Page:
We hear a lot about Hod Lipson's Fab@Home project, the fairly inexpensive 3-D printer designed to be a sort of "first 3-D printer" for the enthusiast, in the same way the Apple I was a hobbyist machine to introduce the public to the new technology. But that's only part of Lipson's work, and his Fab@School project is at least as inspiring as Fab@Home. "In the long term, I'd like to see manufacturing in the classroom just like we see computers in the classroom: a tool." A 3-D printer in every classroom--that's a dream project with legs.
Lipson first demonstrated the Fab@Home 3-D printer for his son's second-grade classroom, showing how to print a space shuttle out of two different colors of Play-Doh. It was an instant hit. "Something we've always noticed is that kids are really fascinated by this tech," he says. "Immediately the kids were excited. Some wanted bigger wings, some were calculating how many spaceships they could print with one block of Play-Doh." Though it seems like a trick, this is, at its core, a way to get kids to engage with math, engineering, and design.
Later, the Fab@Home team was contacted by the University of Virginia, which wanted to supply a few schools with 3-D printers and classroom-friendly software. Some of these are 3-D printers, and some are 2-D fabricators (for example, an automatic paper trimmer--draw a shape on the computer, and the fabricator cuts it out). But the project has been a huge hit, and is moving fast. "We're working with foam cutters this week," says Lipson. "It cuts shapes out of foam using a hot wire."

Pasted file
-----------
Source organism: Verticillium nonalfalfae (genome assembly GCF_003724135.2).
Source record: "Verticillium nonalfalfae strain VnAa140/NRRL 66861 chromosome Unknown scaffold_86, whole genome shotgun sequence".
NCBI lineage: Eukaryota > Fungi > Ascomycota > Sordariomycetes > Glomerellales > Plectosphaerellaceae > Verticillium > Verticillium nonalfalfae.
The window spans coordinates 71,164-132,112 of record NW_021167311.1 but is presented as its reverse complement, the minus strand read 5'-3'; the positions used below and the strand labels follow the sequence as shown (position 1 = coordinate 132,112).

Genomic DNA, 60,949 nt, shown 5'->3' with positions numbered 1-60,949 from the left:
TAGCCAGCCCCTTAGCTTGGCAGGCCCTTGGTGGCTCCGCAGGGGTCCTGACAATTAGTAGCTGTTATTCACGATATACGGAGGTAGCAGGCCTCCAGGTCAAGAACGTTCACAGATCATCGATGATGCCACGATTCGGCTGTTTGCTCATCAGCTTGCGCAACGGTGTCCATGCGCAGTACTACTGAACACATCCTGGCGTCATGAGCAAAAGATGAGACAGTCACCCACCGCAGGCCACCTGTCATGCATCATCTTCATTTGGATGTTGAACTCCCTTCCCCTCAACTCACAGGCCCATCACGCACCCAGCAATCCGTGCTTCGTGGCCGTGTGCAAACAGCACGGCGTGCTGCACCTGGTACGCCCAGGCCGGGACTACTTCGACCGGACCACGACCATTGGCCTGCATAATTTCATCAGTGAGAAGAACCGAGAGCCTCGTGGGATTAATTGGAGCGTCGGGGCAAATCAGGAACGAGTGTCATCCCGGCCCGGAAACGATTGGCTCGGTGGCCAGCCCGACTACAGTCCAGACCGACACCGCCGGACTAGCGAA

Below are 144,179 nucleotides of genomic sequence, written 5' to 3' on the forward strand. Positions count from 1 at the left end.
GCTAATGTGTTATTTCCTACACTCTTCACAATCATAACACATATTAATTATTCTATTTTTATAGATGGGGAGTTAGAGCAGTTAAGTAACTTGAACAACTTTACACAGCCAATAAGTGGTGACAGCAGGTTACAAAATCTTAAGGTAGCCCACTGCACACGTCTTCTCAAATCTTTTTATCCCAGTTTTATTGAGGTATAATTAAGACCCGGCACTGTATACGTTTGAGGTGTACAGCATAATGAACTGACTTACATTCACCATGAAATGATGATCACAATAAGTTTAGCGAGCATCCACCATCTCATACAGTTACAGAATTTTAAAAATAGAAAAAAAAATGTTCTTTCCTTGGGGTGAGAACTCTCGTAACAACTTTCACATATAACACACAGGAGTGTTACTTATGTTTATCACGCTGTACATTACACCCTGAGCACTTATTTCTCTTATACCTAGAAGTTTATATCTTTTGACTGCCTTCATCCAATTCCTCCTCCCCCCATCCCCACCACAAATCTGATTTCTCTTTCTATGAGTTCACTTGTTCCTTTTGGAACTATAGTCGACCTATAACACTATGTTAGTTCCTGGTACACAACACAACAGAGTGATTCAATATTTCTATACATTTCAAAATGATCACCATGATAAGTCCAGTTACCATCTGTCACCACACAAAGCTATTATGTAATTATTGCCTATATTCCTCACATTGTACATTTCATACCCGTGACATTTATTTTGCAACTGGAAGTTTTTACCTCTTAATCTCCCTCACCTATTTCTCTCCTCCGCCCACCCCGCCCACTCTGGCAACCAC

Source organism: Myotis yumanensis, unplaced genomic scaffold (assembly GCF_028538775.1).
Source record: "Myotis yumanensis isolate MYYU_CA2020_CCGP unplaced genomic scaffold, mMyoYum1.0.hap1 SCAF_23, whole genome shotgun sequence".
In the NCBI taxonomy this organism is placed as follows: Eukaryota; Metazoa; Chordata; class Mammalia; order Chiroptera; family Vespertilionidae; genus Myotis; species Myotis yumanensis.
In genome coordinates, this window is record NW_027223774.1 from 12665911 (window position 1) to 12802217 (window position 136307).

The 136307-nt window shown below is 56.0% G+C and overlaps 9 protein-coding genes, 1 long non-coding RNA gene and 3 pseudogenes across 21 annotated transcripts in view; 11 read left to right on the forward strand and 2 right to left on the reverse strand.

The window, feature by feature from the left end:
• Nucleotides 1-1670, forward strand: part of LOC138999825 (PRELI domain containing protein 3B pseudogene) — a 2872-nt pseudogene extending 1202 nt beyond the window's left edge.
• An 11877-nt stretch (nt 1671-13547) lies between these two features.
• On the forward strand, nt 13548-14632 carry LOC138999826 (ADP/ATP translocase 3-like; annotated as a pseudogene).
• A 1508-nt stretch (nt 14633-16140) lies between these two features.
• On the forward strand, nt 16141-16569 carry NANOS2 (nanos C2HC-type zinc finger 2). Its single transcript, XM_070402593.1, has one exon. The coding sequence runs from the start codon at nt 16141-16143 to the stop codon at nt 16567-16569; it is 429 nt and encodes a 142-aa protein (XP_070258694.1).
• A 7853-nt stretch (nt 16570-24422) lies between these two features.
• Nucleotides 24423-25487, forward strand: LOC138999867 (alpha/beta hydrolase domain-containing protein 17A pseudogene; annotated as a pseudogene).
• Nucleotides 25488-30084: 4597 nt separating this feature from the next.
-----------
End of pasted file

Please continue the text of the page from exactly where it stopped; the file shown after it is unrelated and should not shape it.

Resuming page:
What's more important is to show the creators of the famously inflexible and (depending on who you ask) outdated math and science curriculums is that 3-D printers aren't just fun for the students. Lipson and his fellow 3-D printer pioneers need to show that using these devices quantitatively helps kids learn better. Lipson isn't aiming at an engineering curriculum to go along with math and science; "I would like to see it integrated into the existing curriculum," he says.
The possibilities are amazing. "You can teach regular math and science concepts better--surface volume, that kind of thing--if the kids can actually make and see them," says Lipson. "You could even teach history, by making ancient artifacts." What Lipson really wants to do is encourage those who often write off math and science by an early age to think twice about ignoring it. "Kids tend to form their opinion about whether they're good at math or whether they like it by around fourth grade, so we're putting a lot of effort to try to do this before then," he says. That's tricky, because the public school curriculum is focused on basics like reading, writing, and arithmetic at that time, but Lipson sees personal fabrication and all the benefits that come from it as just as important.
"When you design things, a figurine, whatever, and you press a button and you see the thing being made in front of your eyes and you take it home that day, I think there's something very empowering in that moment," says Lipson. The Fab@School project wants to make 3-D printers an essential part of education--and it might be just the kind of revolution to get our math and science programs back on track.
[Check out a video of Fab@School's 2-D fabricators in action here.]